Actor Rishan Dhamija, hailing from New Delhi, India, is used to the stage, but he isn’t so used to the audience. “That’s what was surprising when I came here,” he says. He took one look at the audience and thought to himself, “‘Man! Young people don’t go?!’ Those are the only people that go and watch the theatre in India. Period.” Rishan is a first-year graduate student in UNC Chapel Hill’s Professional Actor Training Program and you can currently see him as David Lund in PlayMakers’ production of The May Queen. It’s his first professional credit. “We have professional theatre companies,” says Rishan, “but unlike a company here—like PlayMakers or La Jolla Playhouse—theatre companies back home don’t operate with budgets and permanent infrastructure anywhere close to what I’ve seen here.” In America, most actors try to make it in Los Angeles or New York, but can still find regular work in large metro areas, like here in the Triangle. In India, it’s Mumbai or nothing.
So in a country without a widespread professional industry, how does theatre thrive among the younger population?
“The culture starts from undergrad. At university, each college—school of economics, school of business, whatever—has its own dramatic society, which is like a little group of 50-60 oddballs who get together and make plays every year.”
Each dramatic society spends 2-3 months writing and rehearsing two plays to run all year. The university then holds an annual Theatre Fest, where the various dramatic societies compete against each other. These competitions are so fierce that they attract stars from Bollywood to judge and give feedback.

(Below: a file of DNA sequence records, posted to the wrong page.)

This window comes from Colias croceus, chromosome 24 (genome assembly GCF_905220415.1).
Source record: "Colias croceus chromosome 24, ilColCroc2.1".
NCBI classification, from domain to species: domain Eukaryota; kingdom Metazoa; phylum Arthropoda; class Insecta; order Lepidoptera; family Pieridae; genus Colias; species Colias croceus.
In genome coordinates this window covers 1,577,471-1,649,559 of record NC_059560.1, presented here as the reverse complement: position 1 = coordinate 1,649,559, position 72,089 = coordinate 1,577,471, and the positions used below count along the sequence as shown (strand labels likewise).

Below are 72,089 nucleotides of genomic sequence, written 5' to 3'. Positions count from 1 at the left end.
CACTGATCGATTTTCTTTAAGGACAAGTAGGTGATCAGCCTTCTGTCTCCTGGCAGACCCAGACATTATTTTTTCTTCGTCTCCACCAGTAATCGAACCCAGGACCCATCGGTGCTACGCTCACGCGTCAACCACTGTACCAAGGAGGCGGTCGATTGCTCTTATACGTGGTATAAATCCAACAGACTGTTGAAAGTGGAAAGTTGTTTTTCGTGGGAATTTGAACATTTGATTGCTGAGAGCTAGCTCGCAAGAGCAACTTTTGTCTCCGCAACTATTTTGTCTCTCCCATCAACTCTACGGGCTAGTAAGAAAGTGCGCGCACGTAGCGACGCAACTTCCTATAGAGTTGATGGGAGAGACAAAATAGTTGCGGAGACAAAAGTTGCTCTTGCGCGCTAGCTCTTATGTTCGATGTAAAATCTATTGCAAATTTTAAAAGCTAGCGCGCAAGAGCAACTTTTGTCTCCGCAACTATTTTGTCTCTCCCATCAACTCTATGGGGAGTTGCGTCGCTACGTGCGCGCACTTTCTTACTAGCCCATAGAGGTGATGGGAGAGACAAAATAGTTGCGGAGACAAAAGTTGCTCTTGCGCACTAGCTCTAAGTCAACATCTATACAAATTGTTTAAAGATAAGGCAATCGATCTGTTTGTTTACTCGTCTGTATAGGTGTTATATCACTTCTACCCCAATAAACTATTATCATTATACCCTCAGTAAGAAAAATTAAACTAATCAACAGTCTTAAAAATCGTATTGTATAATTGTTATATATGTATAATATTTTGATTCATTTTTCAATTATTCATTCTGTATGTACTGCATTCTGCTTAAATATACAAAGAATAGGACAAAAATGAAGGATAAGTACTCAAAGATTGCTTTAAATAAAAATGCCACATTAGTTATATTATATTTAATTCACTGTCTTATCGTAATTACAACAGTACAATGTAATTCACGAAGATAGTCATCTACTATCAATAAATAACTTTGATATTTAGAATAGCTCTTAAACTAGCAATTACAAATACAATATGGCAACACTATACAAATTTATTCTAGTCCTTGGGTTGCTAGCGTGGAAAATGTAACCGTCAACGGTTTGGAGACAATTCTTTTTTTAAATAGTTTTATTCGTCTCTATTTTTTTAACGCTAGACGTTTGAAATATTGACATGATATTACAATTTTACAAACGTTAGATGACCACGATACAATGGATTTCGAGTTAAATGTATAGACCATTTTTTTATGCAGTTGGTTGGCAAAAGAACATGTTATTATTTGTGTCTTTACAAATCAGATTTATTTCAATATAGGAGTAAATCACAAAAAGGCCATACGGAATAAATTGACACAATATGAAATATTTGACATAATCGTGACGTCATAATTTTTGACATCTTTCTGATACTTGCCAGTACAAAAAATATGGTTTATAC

Politics and free speech become another aspect of these drama societies. The Indian government heavily censors all film and TV, but theatre flies right under the radar. As a result, many of these student-run dramatic societies split their time between the artistic freedom of stage productions and the political commentary of street theatre. Before mass communication came to India, these loud, melodramatic, and often acrobatic performances were the only way to publicly comment on socio-political issues. “A band of people would dress up and with a mixture of music and theatre and comedy, they would go into a residential area or marketplace or subway platform and then, like a flash mob, they would put up a 20-minute play,” Rishan says. “They would do it and run.”
Not So Set In Stone
The most enthusiastic students graduate with their business degrees and go on to establish fly-by-night theatre companies. They script their own plays perform them one weekend at a time, bankrolled by parents and friends. This fills Indian theatre with a vivacity that Rishan thinks American theatre can often lack. He worries that here “everything is so set in stone.” In America, we tend to approach a classic text through a contemporary directorial concept, as we saw this season in Desdemona Chiang’s take on The Crucible. In India, they prefer to change the text itself. “Rather than basing it on the Salem Witch Trials,” Rishan says, “we would base it on Islamophobia, which is more contemporary and more directly relatable to people.”
Theatre has become a way for the younger generation of Indians to take on the issues of the day and connect with one another through art. That’s where Rishan thinks UNC provides a great opportunity for PlayMakers to expand its influence. “The Pit is an amazing place for street theatre,” he says. “At lunchtime it’s full of people and you get fraternities doing all sorts of crazy stuff. Why not theatre? Get the cast of Twelfth Night, have them run out half-costumed and do a quick scene, then run off. There’s all sorts of stuff you can do.”